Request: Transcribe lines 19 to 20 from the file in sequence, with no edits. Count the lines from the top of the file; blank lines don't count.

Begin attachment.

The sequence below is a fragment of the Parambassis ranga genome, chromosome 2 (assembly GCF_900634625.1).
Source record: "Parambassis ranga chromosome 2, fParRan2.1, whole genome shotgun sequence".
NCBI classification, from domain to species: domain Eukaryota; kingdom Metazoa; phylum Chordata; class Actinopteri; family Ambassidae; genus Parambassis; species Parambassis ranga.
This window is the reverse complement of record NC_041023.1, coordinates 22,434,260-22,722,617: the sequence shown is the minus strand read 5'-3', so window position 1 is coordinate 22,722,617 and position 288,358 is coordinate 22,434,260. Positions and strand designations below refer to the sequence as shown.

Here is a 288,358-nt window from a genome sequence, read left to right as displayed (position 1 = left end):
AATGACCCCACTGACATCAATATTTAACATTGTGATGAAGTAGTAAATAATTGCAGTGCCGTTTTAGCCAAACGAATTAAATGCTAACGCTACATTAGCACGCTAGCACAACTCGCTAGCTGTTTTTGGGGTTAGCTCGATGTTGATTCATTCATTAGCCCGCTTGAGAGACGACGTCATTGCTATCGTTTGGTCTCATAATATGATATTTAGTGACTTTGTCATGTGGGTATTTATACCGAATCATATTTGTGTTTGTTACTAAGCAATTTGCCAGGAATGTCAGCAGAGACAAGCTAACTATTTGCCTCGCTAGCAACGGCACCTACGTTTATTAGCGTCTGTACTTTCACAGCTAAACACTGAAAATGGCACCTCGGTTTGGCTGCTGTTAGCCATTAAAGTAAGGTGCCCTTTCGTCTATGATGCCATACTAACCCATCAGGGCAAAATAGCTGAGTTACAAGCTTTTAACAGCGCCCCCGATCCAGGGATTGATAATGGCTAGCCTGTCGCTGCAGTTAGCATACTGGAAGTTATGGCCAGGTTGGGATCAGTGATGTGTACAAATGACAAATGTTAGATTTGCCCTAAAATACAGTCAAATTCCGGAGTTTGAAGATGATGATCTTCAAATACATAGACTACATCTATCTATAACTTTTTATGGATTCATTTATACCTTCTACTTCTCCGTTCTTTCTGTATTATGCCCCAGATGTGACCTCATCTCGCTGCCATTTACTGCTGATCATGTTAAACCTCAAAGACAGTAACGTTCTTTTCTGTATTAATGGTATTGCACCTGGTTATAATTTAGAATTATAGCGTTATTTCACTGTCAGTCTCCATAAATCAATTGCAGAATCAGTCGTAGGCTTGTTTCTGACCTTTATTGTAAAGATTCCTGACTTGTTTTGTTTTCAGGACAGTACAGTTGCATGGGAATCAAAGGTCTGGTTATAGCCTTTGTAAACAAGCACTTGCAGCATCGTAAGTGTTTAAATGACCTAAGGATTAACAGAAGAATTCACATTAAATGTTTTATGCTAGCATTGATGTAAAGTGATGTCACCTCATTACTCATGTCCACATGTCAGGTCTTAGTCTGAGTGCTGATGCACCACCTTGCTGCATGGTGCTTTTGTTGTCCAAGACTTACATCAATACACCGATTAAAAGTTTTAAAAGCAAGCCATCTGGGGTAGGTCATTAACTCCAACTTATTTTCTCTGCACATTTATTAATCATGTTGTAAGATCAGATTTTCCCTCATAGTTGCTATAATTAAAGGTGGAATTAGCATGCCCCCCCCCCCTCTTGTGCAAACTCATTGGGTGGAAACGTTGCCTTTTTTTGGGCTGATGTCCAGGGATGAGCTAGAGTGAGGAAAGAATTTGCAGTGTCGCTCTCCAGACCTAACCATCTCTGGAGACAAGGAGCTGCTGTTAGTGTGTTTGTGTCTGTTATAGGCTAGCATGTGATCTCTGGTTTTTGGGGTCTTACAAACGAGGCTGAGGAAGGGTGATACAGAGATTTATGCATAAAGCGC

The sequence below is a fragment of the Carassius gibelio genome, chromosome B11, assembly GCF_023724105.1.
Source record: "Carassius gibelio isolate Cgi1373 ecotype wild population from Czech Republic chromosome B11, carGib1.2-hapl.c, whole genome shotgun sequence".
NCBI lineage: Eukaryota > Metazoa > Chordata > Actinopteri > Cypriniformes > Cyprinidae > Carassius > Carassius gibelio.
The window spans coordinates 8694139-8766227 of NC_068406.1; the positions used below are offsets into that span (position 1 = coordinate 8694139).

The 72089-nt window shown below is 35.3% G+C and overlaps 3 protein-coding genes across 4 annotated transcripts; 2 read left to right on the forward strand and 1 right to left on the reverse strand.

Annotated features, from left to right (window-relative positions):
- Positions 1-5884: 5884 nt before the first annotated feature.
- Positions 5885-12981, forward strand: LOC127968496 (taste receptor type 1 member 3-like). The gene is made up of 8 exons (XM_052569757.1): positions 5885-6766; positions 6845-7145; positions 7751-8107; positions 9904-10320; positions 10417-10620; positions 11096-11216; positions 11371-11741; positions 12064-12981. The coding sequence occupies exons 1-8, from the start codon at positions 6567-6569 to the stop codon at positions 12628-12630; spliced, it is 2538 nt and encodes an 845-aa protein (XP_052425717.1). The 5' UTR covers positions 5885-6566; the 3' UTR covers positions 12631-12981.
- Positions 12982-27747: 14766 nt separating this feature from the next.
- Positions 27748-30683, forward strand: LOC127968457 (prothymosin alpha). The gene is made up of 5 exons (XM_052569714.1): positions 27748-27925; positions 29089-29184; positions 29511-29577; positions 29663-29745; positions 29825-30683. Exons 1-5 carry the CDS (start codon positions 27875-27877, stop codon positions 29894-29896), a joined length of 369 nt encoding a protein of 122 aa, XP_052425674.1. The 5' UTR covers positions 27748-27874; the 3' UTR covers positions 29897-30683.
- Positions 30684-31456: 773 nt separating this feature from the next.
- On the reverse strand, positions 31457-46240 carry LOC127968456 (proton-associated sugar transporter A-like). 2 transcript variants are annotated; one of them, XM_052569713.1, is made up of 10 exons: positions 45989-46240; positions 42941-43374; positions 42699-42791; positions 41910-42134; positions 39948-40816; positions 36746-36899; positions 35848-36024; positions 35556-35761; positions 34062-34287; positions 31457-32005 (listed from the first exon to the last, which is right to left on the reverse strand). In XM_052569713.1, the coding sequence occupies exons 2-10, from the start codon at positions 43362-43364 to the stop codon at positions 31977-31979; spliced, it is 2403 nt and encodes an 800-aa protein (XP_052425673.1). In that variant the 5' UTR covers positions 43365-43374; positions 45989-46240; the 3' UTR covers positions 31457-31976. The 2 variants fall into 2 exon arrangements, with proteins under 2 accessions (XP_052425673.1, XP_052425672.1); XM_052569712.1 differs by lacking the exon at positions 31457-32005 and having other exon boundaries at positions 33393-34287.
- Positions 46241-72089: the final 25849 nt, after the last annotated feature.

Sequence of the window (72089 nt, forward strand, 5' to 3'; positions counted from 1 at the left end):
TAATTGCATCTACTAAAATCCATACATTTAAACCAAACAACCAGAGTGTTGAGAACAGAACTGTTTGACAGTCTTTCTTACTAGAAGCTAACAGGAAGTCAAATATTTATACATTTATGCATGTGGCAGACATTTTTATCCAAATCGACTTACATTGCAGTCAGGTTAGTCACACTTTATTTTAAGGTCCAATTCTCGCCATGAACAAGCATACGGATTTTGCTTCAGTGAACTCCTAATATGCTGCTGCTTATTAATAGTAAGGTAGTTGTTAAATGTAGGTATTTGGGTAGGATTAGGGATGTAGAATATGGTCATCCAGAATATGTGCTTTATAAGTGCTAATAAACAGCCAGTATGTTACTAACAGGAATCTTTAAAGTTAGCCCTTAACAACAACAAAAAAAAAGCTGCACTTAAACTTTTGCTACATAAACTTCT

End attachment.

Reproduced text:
- Positions 46241-72089: the final 25849 nt, after the last annotated feature.

Sequence of the window (72089 nt, forward strand, 5' to 3'; positions counted from 1 at the left end):